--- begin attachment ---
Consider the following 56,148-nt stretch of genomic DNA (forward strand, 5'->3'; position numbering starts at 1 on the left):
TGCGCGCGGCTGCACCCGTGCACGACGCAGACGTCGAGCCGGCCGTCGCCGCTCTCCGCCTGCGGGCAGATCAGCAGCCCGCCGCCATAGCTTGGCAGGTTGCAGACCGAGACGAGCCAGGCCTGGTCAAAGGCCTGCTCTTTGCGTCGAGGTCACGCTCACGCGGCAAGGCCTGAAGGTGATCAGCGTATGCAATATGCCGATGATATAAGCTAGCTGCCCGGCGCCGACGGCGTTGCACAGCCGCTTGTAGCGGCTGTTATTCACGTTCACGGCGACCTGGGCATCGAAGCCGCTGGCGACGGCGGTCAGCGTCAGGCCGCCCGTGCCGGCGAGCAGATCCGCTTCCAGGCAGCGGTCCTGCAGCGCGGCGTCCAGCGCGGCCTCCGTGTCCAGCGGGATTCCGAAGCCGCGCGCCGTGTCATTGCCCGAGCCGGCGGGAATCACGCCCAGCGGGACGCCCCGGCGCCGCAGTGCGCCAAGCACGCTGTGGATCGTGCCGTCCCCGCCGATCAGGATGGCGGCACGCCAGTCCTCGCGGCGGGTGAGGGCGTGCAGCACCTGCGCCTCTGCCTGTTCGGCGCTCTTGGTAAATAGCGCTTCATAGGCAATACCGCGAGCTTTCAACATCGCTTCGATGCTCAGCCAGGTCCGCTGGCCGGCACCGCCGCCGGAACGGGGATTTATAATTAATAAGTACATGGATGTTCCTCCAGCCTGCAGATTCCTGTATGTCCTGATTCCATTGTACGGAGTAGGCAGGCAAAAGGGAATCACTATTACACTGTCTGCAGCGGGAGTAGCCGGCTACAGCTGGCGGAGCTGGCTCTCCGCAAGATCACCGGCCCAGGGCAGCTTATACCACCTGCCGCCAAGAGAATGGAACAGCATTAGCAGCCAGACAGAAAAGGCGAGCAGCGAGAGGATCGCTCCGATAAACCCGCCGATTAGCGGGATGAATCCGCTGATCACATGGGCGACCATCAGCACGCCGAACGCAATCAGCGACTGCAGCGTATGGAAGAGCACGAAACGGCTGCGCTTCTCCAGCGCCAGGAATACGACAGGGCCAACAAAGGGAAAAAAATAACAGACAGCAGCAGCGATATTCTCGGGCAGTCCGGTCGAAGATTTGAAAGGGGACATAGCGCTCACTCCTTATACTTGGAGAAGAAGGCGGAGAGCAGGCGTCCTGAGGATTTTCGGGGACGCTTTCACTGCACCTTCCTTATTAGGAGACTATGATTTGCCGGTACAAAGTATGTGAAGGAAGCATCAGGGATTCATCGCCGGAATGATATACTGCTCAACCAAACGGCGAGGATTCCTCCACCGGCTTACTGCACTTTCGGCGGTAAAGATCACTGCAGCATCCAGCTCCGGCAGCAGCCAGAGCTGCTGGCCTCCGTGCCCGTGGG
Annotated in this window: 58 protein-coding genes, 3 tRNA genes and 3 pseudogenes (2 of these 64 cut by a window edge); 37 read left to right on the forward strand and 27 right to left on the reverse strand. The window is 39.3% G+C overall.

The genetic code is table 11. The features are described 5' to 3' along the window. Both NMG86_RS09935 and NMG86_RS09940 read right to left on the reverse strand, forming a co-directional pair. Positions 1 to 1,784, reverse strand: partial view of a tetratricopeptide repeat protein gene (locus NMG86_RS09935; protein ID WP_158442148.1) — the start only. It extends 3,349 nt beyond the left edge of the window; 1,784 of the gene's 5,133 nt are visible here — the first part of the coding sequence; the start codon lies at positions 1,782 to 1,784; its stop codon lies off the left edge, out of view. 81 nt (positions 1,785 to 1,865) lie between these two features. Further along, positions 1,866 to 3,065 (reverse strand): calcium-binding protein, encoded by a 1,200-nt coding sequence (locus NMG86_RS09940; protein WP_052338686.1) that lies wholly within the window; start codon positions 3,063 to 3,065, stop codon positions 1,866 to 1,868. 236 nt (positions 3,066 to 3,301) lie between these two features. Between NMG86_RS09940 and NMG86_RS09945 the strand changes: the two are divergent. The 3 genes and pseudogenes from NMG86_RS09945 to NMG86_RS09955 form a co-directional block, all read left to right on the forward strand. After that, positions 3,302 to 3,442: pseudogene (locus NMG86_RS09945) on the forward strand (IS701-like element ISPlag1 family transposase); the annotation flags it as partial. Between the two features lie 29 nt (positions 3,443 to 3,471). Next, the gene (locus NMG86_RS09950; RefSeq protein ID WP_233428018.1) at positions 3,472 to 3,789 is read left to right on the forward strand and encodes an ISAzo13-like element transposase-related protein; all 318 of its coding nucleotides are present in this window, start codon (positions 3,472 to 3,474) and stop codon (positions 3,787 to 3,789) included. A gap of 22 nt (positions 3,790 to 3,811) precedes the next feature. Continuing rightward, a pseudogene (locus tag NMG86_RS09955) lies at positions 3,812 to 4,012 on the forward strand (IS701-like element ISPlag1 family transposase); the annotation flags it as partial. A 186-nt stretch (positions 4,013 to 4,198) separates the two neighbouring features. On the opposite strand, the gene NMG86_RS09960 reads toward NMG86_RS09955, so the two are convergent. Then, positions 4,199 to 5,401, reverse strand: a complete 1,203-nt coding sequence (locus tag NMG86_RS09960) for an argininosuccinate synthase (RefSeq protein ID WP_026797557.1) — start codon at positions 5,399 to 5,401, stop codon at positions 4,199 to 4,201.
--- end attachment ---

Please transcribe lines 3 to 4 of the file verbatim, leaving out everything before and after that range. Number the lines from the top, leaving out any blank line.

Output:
Annotated in this window: 58 protein-coding genes, 3 tRNA genes and 3 pseudogenes (2 of these 64 cut by a window edge); 37 read left to right on the forward strand and 27 right to left on the reverse strand. The window is 39.3% G+C overall.

The genetic code is table 11. The features are described 5' to 3' along the window. Both NMG86_RS09935 and NMG86_RS09940 read right to left on the reverse strand, forming a co-directional pair. Positions 1 to 1,784, reverse strand: partial view of a tetratricopeptide repeat protein gene (locus NMG86_RS09935; protein ID WP_158442148.1) — the start only. It extends 3,349 nt beyond the left edge of the window; 1,784 of the gene's 5,133 nt are visible here — the first part of the coding sequence; the start codon lies at positions 1,782 to 1,784; its stop codon lies off the left edge, out of view. 81 nt (positions 1,785 to 1,865) lie between these two features. Further along, positions 1,866 to 3,065 (reverse strand): calcium-binding protein, encoded by a 1,200-nt coding sequence (locus NMG86_RS09940; protein WP_052338686.1) that lies wholly within the window; start codon positions 3,063 to 3,065, stop codon positions 1,866 to 1,868. 236 nt (positions 3,066 to 3,301) lie between these two features. Between NMG86_RS09940 and NMG86_RS09945 the strand changes: the two are divergent. The 3 genes and pseudogenes from NMG86_RS09945 to NMG86_RS09955 form a co-directional block, all read left to right on the forward strand. After that, positions 3,302 to 3,442: pseudogene (locus NMG86_RS09945) on the forward strand (IS701-like element ISPlag1 family transposase); the annotation flags it as partial. Between the two features lie 29 nt (positions 3,443 to 3,471). Next, the gene (locus NMG86_RS09950; RefSeq protein ID WP_233428018.1) at positions 3,472 to 3,789 is read left to right on the forward strand and encodes an ISAzo13-like element transposase-related protein; all 318 of its coding nucleotides are present in this window, start codon (positions 3,472 to 3,474) and stop codon (positions 3,787 to 3,789) included. A gap of 22 nt (positions 3,790 to 3,811) precedes the next feature. Continuing rightward, a pseudogene (locus tag NMG86_RS09955) lies at positions 3,812 to 4,012 on the forward strand (IS701-like element ISPlag1 family transposase); the annotation flags it as partial. A 186-nt stretch (positions 4,013 to 4,198) separates the two neighbouring features. On the opposite strand, the gene NMG86_RS09960 reads toward NMG86_RS09955, so the two are convergent. Then, positions 4,199 to 5,401, reverse strand: a complete 1,203-nt coding sequence (locus tag NMG86_RS09960) for an argininosuccinate synthase (RefSeq protein ID WP_026797557.1) — start codon at positions 5,399 to 5,401, stop codon at positions 4,199 to 4,201.